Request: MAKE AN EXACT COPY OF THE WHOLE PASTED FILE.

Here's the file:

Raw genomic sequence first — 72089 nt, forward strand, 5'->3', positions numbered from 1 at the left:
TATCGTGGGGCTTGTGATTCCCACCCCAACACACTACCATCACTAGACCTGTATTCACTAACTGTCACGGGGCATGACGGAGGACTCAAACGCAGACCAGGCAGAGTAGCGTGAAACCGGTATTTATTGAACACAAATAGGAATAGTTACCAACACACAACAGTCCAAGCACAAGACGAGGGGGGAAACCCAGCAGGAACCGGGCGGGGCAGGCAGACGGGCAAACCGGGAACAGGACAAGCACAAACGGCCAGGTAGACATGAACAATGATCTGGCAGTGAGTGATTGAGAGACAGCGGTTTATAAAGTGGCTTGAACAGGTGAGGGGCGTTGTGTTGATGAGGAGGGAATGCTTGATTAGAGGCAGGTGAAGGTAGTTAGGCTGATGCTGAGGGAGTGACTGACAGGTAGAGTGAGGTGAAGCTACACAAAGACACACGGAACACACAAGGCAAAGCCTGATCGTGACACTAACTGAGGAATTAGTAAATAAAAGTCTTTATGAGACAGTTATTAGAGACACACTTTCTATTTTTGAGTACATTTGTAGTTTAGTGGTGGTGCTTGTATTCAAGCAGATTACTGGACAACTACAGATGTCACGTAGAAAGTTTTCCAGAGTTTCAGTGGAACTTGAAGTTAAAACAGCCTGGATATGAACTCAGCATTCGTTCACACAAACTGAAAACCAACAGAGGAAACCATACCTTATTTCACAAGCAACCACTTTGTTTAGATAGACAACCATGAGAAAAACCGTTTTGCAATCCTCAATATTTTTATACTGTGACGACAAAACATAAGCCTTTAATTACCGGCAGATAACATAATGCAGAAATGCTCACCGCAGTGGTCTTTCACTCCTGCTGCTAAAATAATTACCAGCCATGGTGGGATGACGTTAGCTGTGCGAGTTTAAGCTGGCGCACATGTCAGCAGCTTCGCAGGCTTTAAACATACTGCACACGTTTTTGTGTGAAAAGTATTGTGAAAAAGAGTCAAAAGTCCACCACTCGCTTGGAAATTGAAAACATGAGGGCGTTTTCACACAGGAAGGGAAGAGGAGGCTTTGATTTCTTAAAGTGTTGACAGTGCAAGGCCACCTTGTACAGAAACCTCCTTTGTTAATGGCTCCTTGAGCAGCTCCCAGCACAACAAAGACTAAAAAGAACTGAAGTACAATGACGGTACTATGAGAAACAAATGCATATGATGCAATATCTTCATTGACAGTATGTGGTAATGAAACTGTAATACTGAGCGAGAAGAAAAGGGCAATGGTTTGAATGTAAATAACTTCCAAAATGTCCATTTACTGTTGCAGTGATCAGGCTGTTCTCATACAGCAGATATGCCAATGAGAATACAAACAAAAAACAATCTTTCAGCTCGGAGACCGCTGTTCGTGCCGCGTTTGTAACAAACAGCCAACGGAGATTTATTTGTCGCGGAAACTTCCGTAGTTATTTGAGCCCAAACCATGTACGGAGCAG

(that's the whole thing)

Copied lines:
Raw genomic sequence first — 72089 nt, forward strand, 5'->3', positions numbered from 1 at the left:
TATCGTGGGGCTTGTGATTCCCACCCCAACACACTACCATCACTAGACCTGTATTCACTAACTGTCACGGGGCATGACGGAGGACTCAAACGCAGACCAGGCAGAGTAGCGTGAAACCGGTATTTATTGAACACAAATAGGAATAGTTACCAACACACAACAGTCCAAGCACAAGACGAGGGGGGAAACCCAGCAGGAACCGGGCGGGGCAGGCAGACGGGCAAACCGGGAACAGGACAAGCACAAACGGCCAGGTAGACATGAACAATGATCTGGCAGTGAGTGATTGAGAGACAGCGGTTTATAAAGTGGCTTGAACAGGTGAGGGGCGTTGTGTTGATGAGGAGGGAATGCTTGATTAGAGGCAGGTGAAGGTAGTTAGGCTGATGCTGAGGGAGTGACTGACAGGTAGAGTGAGGTGAAGCTACACAAAGACACACGGAACACACAAGGCAAAGCCTGATCGTGACACTAACTGAGGAATTAGTAAATAAAAGTCTTTATGAGACAGTTATTAGAGACACACTTTCTATTTTTGAGTACATTTGTAGTTTAGTGGTGGTGCTTGTATTCAAGCAGATTACTGGACAACTACAGATGTCACGTAGAAAGTTTTCCAGAGTTTCAGTGGAACTTGAAGTTAAAACAGCCTGGATATGAACTCAGCATTCGTTCACACAAACTGAAAACCAACAGAGGAAACCATACCTTATTTCACAAGCAACCACTTTGTTTAGATAGACAACCATGAGAAAAACCGTTTTGCAATCCTCAATATTTTTATACTGTGACGACAAAACATAAGCCTTTAATTACCGGCAGATAACATAATGCAGAAATGCTCACCGCAGTGGTCTTTCACTCCTGCTGCTAAAATAATTACCAGCCATGGTGGGATGACGTTAGCTGTGCGAGTTTAAGCTGGCGCACATGTCAGCAGCTTCGCAGGCTTTAAACATACTGCACACGTTTTTGTGTGAAAAGTATTGTGAAAAAGAGTCAAAAGTCCACCACTCGCTTGGAAATTGAAAACATGAGGGCGTTTTCACACAGGAAGGGAAGAGGAGGCTTTGATTTCTTAAAGTGTTGACAGTGCAAGGCCACCTTGTACAGAAACCTCCTTTGTTAATGGCTCCTTGAGCAGCTCCCAGCACAACAAAGACTAAAAAGAACTGAAGTACAATGACGGTACTATGAGAAACAAATGCATATGATGCAATATCTTCATTGACAGTATGTGGTAATGAAACTGTAATACTGAGCGAGAAGAAAAGGGCAATGGTTTGAATGTAAATAACTTCCAAAATGTCCATTTACTGTTGCAGTGATCAGGCTGTTCTCATACAGCAGATATGCCAATGAGAATACAAACAAAAAACAATCTTTCAGCTCGGAGACCGCTGTTCGTGCCGCGTTTGTAACAAACAGCCAACGGAGATTTATTTGTCGCGGAAACTTCCGTAGTTATTTGAGCCCAAACCATGTACGGAGCAG